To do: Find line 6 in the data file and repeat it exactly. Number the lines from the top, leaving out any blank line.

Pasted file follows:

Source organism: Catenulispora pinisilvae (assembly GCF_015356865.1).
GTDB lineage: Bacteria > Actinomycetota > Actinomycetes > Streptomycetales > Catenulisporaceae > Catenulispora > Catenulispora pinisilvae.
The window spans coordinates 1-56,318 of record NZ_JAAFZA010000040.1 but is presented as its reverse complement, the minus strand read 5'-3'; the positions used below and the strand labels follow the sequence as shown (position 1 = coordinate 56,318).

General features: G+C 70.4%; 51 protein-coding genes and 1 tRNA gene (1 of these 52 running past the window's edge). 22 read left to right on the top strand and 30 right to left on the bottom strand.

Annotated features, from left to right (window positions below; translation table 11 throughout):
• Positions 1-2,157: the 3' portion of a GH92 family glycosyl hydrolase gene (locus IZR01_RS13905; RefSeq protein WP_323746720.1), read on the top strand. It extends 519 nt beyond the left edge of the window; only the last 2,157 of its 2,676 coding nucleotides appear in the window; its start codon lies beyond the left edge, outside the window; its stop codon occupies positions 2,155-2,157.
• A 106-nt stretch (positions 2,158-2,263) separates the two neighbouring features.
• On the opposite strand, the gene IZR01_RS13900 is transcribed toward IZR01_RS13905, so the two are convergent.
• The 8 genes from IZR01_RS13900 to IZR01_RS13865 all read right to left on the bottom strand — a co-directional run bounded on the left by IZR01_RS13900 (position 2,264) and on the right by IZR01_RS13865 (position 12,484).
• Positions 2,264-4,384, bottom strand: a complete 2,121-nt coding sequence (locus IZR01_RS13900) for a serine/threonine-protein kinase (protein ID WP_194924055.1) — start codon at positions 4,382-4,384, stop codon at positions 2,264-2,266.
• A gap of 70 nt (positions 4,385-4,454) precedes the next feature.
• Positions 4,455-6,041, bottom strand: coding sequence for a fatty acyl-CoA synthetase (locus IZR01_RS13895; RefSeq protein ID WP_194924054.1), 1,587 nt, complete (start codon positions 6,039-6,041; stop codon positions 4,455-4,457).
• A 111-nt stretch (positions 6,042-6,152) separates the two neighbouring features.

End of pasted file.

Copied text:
• Positions 1-2,157: the 3' portion of a GH92 family glycosyl hydrolase gene (locus IZR01_RS13905; RefSeq protein WP_323746720.1), read on the top strand. It extends 519 nt beyond the left edge of the window; only the last 2,157 of its 2,676 coding nucleotides appear in the window; its start codon lies beyond the left edge, outside the window; its stop codon occupies positions 2,155-2,157.